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Short‐term outcomes after elective minimally invasive colectomy for diverticulitis

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The role of minimally invasive surgery in complicated diverticulitis is still being elucidated. The aim of this study was to compare short‐term outcomes in patients undergoing minimally invasive surgery for complicated or uncomplicated diverticular disease.


All patients who had elective minimally invasive surgery for diverticulitis between 2003 and 2008 were identified from a prospectively maintained database. Complicated disease was defined as diverticulitis associated with abscess, fistula, stricture or bleeding. Univariable analysis was performed to compare safety and short‐term outcomes in patients with complicated and uncomplicated diverticulitis.


A total of 361 patients (136 with complicated and 225 with uncomplicated diverticulitis) were operated on with either a laparoscopic (36·0 per cent) or a hand‐assisted laparoscopic (64·0 per cent) surgical technique. There were no significant differences between the groups with respect to age, sex, body mass index, laparoscopic approach, postoperative recovery protocol or previous open surgery. Conversion rates were similar for complicated and uncomplicated disease (14·0 versus 11·6 per cent respectively; P = 0·514). There was no difference between the groups with respect to return of bowel function (mean 3·1 versus 3·2 days respectively; P = 0·156), morbidity (27·9 versus 19·6 per cent; P = 0·070) or mean length of stay (5·4 versus 4·8 days; P = 0·186). There were no deaths within 30 days.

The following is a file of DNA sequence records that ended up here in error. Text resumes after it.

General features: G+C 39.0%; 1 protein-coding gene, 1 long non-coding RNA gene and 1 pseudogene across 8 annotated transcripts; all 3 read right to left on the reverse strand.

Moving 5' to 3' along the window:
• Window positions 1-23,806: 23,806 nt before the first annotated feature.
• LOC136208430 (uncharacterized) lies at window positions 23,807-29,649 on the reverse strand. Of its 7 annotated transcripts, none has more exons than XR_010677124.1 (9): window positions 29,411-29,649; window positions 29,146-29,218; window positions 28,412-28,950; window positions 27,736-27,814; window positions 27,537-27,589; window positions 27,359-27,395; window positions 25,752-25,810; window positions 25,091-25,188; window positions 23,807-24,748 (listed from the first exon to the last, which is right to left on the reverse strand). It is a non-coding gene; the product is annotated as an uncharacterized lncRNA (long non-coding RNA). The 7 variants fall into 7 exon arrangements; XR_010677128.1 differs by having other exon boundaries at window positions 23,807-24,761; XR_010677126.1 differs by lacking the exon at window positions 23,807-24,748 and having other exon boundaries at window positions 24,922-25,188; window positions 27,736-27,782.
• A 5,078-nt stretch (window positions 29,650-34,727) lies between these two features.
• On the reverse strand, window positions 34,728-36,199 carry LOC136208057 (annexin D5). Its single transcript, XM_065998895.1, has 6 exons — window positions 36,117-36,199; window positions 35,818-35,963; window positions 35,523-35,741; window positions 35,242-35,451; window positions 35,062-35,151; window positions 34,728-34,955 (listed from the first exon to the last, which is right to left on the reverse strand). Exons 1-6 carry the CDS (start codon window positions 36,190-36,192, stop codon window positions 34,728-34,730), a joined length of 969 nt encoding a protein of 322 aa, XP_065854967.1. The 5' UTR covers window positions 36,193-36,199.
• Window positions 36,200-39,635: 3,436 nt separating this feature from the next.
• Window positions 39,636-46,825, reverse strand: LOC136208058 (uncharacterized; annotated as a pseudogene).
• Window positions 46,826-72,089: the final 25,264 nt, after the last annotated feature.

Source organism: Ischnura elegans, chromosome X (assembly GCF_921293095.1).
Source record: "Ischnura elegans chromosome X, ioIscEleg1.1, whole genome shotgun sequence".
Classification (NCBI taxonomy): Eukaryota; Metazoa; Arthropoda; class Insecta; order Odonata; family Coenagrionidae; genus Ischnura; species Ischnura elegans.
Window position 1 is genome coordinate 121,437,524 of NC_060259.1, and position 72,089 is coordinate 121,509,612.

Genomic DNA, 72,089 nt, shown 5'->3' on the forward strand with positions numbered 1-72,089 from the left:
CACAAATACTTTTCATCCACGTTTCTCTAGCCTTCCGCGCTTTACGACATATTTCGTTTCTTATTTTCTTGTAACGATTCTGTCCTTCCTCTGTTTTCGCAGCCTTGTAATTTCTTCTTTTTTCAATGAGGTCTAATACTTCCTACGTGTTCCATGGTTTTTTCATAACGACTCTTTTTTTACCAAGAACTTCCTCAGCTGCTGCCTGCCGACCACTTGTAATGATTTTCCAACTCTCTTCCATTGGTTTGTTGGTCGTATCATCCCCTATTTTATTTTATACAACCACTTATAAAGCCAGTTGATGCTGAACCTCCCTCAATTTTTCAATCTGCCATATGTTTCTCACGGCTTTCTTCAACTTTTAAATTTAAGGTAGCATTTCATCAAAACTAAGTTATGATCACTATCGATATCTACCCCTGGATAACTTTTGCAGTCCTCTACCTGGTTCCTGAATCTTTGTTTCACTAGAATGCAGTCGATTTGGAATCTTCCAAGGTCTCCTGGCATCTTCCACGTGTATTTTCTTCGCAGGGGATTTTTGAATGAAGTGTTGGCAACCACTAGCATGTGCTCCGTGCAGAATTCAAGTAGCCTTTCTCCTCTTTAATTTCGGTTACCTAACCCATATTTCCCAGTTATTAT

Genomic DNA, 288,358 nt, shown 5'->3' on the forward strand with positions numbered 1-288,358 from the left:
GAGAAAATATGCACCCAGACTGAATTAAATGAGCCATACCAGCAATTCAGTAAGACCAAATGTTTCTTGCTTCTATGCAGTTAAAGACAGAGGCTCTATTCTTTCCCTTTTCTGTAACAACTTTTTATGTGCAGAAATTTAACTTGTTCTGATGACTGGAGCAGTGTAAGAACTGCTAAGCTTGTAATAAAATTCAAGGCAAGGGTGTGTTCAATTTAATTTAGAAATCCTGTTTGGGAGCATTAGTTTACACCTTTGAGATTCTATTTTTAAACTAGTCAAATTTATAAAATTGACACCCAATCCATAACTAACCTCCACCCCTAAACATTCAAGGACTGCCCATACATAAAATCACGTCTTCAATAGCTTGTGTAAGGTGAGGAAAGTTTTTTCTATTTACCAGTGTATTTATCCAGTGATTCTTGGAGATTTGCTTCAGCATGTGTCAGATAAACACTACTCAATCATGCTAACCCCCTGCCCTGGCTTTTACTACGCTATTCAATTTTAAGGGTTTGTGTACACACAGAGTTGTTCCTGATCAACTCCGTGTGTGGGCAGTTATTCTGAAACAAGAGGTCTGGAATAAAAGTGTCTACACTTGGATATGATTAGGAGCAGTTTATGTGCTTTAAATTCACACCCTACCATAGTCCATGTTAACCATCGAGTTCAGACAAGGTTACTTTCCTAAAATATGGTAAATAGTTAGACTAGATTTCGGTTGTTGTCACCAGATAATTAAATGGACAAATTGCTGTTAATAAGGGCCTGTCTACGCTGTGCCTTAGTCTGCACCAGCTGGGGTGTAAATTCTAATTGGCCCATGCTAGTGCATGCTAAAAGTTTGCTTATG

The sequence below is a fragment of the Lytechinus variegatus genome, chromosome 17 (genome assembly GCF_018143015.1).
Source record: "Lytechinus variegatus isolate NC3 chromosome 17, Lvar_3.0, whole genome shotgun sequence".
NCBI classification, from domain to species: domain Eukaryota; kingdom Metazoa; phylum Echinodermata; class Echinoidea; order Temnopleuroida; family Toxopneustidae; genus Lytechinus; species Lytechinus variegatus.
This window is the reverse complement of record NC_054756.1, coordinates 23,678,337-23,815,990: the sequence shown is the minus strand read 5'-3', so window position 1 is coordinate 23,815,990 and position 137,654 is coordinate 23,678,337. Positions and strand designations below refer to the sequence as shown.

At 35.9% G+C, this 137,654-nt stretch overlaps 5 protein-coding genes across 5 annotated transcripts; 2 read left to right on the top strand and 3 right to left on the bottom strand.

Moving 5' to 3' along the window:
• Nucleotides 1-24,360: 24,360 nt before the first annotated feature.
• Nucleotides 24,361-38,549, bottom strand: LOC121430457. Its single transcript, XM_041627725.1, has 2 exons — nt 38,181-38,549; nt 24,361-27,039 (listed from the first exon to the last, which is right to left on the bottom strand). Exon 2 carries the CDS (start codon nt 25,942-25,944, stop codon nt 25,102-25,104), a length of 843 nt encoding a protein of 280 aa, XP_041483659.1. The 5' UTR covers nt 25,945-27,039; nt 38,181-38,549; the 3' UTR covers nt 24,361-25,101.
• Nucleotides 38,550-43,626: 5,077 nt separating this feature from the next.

Elective minimally invasive colectomy is feasible for patients with uncomplicated and complicated diverticulitis, with equivalent outcomes. Copyright © 2010 British Journal of Surgery Society Ltd. Published by John Wiley & Sons, Ltd.
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Document Type: Research Article

Publication date: March 1, 2011

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